A GHOST STORY
Boo, or boo-yoot-iful?
DIRECTOR David Lowery
CAST Casey Affleck, Rooney Mara, Will Oldham
PLOT After musician C (Affleck) dies in a car crash, his ghost returns to haunt the home he shared with now grieving wife, M (Mara).
A WARNING: THE first half of A Ghost Story is so lethargically paced that you’ll begin to wonder precisely where the ‘motion’ in ‘motion picture’ went. To wit: there’s a static scene where Rooney Mara’s M does nothing but eat a pie for what feels like 45 minutes straight, and another where the camera fixes on the body of the deceased C (Casey Affleck) in a hospital for an interminably long period of time. At times it feels like an endurance test, as if writer-director David Lowery (Pete’s Dragon, Ain’t Them Bodies Saints) is positing to the audience “This is an Art Film presented in unorthodox 1:33:1 framing — now, how far can we push your tolerance levels in the name of capital-a Art?”
The fact that there’s little in the way of story, to begin with at least, doesn’t help. There’s intimate, softly spoken domestic scenes between husband C and wife M as the pair discuss moving from their ramshackle suburban home, sleepy canoodling in bed and noodling with audio equipment as C makes music seemingly only intended for he and M to hear.
It’s not giving anything away to reveal that the couple’s domestic bliss comes to a tragic end when C is killed in a car accident, after which he reanimates as a ghost — a ghost, it should be said, who is presented in the classic ‘person under a bedsheet with the eyes cut out’ guise. C’s ghost moves silently, slowly, deliberately, quietly observing his surroundings as months and years begin to pass as if mere seconds. M moves out; new inhabitants come and go (including Will Oldham as the ‘Prognosticator’, who delivers an epic monologue about the futility of trying to establish any kind of lasting legacy on Earth).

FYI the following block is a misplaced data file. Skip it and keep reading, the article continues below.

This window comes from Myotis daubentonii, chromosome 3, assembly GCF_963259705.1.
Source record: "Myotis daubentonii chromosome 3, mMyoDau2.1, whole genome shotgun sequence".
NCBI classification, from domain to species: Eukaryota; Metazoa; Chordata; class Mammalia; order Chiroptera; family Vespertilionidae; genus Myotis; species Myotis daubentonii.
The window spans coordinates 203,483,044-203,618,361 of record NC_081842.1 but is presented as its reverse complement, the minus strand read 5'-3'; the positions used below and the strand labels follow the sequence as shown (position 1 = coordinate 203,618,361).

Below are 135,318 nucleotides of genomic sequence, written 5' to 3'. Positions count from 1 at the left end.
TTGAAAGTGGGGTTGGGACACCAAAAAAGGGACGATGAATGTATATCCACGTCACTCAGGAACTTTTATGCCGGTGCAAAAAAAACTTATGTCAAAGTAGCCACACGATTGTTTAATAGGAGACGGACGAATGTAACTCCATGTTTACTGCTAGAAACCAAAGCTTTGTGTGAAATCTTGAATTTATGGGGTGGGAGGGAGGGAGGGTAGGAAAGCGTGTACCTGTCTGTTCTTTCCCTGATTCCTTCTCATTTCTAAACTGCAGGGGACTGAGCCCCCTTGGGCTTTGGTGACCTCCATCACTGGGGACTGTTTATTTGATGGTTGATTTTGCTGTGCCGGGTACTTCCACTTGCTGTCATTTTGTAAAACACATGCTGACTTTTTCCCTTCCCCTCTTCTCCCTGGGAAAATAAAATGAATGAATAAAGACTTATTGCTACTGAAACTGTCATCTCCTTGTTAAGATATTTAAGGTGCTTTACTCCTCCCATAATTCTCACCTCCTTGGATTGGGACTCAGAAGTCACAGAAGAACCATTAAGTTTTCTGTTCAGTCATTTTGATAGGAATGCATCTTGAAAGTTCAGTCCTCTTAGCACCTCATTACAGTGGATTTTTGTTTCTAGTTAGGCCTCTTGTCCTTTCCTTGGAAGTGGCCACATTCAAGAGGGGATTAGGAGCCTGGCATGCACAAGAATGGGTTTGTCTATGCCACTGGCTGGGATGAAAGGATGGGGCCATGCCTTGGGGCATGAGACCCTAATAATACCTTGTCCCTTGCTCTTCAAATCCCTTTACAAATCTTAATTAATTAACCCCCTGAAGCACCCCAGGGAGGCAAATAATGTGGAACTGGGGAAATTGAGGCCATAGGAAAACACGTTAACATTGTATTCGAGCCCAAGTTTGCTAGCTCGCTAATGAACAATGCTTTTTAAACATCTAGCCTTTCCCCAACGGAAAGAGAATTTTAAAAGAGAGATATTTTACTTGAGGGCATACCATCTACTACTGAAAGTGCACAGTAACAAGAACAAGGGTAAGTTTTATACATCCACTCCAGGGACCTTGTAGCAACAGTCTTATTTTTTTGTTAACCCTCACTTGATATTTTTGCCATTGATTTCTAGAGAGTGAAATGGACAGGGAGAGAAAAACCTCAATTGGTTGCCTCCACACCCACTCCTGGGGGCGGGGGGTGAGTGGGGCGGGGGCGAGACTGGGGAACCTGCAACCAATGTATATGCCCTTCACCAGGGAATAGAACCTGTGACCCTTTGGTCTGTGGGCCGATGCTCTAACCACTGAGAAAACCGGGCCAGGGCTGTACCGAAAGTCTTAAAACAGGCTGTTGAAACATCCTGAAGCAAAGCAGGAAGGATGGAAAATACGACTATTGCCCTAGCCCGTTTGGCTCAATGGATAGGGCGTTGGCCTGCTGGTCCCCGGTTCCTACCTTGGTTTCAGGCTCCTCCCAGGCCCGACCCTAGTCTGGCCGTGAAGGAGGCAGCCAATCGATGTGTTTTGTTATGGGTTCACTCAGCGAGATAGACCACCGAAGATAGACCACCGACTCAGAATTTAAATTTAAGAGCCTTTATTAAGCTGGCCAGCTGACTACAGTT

But here’s the thing: sit through the languid first half and you’ll be richly rewarded with a compelling, poetic and poignant latter half that will make every drawn out second seem completely worth it. Not only does A Ghost Story start to take (admittedly hazy) shape once it hits its midpoint by transforming into something truly beguiling (C’s ghost also morphing from an almost comical figure to a forlorn, deeply emotive presence), but by its heart-rending conclusion it pulls off the rather neat trick of completely reframing the slow beginning and infusing it with new layers of meaning. To go into detail about precisely how the film shifts gear would only rob it of its slow-burn magic as it delicately explores themes of love, loss, grief and the inevitable forward march of time.
Lowery and co-conspirators Affleck and
Mara completed the film under a veil of secrecy — the agents of all three were unaware it was even being made — and their commitment to this low-key experiment is what brings the film to life. By letting go, the trio have brought to light one of the questions most worth asking in life: what exactly are we holding onto that is keeping us from moving forward in our lives? C may be a passive observer in his own story; A Ghost Story compels you not to follow suit.